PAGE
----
The term “disposable” is used herein to describe products which generally are not intended to be laundered, otherwise restored, or extensively reused in their original function.
  • [0019]
    The term “semi-finished disposable absorbent article” refers herein to any individual part or combination of individual parts of a disposable absorbent article.
  • [0020]
    The term “finished disposable absorbent article” refers herein to a fully assembled disposable absorbent article prior to packaging.
  • [0021]
    The term “diaper” includes baby diapers, baby training pants, baby pool diapers, or adult incontinence articles and refers to a disposable fluid-handling article generally worn by infants and other incontinent persons about the lower torso.
  • [0022]
    The term “feminine hygiene articles” refers herein to any fluid-handling article worn by women to absorb and contain menses and other vaginal exudates.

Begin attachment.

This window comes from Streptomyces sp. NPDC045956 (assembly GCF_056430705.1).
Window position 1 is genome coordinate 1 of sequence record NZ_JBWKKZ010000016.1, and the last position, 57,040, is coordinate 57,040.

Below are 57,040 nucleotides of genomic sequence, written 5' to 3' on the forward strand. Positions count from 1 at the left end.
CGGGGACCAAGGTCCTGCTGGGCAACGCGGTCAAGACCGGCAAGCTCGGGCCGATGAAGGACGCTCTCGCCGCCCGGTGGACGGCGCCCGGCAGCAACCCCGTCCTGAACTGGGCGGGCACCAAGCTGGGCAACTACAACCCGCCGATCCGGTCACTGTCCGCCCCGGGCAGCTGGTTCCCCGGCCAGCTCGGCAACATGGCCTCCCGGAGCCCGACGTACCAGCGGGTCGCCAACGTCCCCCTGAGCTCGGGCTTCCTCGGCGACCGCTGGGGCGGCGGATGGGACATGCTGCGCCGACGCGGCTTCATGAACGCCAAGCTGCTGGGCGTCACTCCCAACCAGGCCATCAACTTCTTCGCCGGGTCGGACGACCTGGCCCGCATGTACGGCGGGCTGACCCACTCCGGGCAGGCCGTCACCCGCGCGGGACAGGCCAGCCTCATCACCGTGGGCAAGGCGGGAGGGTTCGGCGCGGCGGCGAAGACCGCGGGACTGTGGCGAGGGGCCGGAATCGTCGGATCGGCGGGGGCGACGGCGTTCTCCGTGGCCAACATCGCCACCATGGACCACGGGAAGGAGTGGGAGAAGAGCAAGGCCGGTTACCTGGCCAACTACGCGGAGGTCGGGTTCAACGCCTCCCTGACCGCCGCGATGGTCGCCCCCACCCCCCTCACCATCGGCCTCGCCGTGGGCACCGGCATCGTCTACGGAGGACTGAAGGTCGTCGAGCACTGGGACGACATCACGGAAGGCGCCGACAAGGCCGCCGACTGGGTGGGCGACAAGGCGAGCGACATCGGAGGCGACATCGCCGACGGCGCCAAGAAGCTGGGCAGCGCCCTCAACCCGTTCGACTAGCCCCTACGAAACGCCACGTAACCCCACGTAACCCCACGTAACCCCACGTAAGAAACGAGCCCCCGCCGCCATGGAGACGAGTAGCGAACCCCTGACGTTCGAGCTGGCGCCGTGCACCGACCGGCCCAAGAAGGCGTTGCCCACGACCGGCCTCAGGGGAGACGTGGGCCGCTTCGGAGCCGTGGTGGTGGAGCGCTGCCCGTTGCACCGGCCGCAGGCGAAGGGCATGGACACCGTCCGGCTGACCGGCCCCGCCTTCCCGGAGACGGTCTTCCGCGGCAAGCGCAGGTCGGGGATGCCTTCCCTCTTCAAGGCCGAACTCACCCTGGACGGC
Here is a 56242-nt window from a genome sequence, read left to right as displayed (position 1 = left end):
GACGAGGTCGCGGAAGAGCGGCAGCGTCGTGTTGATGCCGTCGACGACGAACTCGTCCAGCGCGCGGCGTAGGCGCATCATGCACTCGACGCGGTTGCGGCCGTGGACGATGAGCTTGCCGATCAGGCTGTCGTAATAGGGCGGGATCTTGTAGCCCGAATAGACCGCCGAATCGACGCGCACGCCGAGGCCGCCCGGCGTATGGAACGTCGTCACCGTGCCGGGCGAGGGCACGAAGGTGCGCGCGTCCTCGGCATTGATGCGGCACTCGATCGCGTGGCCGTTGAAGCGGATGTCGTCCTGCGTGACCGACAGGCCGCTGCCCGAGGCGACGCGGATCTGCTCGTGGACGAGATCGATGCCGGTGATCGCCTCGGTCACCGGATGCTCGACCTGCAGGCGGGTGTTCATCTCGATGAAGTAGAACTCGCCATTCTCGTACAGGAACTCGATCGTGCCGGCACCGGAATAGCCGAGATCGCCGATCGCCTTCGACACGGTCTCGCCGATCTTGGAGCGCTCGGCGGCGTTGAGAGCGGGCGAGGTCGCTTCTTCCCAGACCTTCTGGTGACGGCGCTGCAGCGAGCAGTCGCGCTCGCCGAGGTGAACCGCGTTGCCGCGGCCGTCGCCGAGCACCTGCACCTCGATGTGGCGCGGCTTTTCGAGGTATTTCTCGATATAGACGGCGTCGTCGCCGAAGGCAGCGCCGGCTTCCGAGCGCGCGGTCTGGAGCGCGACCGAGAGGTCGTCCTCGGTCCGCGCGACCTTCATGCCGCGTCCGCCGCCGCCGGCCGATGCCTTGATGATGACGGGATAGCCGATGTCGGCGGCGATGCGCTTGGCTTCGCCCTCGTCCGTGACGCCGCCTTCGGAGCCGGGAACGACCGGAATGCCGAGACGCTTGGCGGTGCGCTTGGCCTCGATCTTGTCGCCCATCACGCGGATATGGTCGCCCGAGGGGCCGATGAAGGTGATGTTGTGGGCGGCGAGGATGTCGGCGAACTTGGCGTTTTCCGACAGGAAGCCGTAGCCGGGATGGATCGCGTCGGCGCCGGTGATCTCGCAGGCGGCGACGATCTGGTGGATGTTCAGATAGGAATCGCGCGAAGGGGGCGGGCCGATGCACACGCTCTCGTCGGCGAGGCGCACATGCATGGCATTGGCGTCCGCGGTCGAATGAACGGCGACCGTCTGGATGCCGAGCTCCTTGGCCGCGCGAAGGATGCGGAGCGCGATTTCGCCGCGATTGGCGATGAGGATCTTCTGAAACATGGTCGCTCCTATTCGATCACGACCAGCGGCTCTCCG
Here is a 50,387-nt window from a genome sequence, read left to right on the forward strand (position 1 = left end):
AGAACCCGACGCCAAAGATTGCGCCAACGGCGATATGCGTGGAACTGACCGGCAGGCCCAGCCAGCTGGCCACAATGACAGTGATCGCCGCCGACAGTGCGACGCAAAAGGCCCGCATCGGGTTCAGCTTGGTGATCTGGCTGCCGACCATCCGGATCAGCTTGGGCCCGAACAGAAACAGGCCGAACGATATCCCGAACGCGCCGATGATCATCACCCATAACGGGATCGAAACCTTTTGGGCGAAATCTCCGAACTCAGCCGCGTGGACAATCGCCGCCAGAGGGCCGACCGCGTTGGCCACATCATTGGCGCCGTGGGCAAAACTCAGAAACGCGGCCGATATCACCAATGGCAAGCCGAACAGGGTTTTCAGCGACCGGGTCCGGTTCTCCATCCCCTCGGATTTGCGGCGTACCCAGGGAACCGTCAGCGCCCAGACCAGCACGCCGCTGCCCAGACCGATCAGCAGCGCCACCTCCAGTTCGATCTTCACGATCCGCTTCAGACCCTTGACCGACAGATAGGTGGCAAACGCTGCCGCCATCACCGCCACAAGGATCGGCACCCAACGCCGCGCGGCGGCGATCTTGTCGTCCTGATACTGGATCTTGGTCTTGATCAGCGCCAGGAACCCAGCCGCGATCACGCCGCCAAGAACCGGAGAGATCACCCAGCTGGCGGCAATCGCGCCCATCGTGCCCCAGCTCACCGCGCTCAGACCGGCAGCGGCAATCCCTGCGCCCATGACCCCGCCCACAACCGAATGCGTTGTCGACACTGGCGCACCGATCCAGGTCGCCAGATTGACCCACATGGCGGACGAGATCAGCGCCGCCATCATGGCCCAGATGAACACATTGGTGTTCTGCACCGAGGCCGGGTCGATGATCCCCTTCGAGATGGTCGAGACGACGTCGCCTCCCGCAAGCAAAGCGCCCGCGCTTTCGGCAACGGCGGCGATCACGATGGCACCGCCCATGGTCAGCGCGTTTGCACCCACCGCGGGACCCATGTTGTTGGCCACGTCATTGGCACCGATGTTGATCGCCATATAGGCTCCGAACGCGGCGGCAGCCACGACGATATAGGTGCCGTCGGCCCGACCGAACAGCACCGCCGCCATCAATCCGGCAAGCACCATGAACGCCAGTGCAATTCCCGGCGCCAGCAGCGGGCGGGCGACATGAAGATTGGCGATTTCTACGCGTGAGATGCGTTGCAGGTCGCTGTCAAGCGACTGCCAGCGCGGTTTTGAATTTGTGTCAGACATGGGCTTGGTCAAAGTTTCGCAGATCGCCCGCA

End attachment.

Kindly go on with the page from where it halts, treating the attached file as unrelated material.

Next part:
• [0023]
    The term “body wrap” refers herein to an article or a garment worn about the body, typically to provide some therapeutic benefit, such as, for example, pain relief, wound coverage or to hold another device or article near the body.
  • [0024]
    The term “web” is meant herein any continuous material, including a film, a non-woven fabric, a foam or a combination thereof, or a dry lap material including wood pulp, and the like, having a single layer or multiple layers.
  • [0025]
    The term “non-woven” refers herein to a material made from continuous filaments and/or discontinuous fibers, without weaving or knitting by processes such as spun-bonding and melt-blowing. The non-woven material can comprise one or more layers of non-woven material, wherein each layer can include continuous filaments or discontinuous fibers.
  • [0026]
    The term “foam” refers herein to any material comprising a solid, liquid crystalline, or liquid continuous phase and a gaseous dispersed phase. Because of the dispersed gaseous phase, a foam has a density less than the density of the continuous phase.
  • [0027]